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Sugar Cane

What is Sugar Cane?

Sugar Cane is indigenous to tropical South Asia and Southeast Asia and has stout, jointed, fibrous stalks that are rich in sugar and measure 6 to 19 feet tall. Around the eighth century A.D., Arab traders introduced sugarcane to the other parts of Mesopotamia, Egypt, North Africa and Andalusia. It was among the early crops brought to the Americas by the Andalusians and the Portuguese. Starting in the 17th century, sugar plantations in the western colonies started using “boiling houses” run by slaves, to convert sugarcane juice into raw sugar, often under very poor conditions.

Sugarcane is still extensively grown in the Caribbean and was first brought by Christopher Columbus during his second voyage to the Americas. In colonial times, sugar was an important New World raw material. In fact, France found its sugarcane islands so valuable, it effectively traded its portion of Canada to Britain for their return of Guadeloupe, Martinique and St. Lucia at the end of the Seven Years’ War. Cuban sugarcane produced sugar that received price supports from and a guaranteed market in the USSR; the dissolution of that country forced the closure of most of Cuba's sugar industry.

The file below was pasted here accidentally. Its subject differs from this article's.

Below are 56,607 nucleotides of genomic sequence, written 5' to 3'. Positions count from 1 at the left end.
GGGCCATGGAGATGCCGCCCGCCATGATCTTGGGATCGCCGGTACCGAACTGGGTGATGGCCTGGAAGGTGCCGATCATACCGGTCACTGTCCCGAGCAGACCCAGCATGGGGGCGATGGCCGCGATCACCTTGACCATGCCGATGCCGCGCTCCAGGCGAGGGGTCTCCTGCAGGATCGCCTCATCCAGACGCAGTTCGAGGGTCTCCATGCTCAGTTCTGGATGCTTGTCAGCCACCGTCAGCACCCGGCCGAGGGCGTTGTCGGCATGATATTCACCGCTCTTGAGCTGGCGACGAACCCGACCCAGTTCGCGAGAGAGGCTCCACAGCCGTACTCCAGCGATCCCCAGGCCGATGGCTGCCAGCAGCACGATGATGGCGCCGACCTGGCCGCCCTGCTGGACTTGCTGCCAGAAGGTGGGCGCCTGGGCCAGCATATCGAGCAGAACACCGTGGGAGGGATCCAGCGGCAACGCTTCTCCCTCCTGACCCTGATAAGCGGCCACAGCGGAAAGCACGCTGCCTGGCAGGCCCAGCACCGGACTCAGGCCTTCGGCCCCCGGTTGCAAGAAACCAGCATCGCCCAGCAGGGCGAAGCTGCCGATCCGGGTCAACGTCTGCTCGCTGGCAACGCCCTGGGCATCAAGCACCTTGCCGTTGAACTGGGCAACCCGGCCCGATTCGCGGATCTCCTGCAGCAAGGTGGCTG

Sugar Cane's Benefits for Skin

Glycolic acid naturally present in Cane Sugar removes dead skin cells, dirt, and oil that can clog and stretch pores. This makes sugarcane an excellent ingredient in exfoliants and masks.

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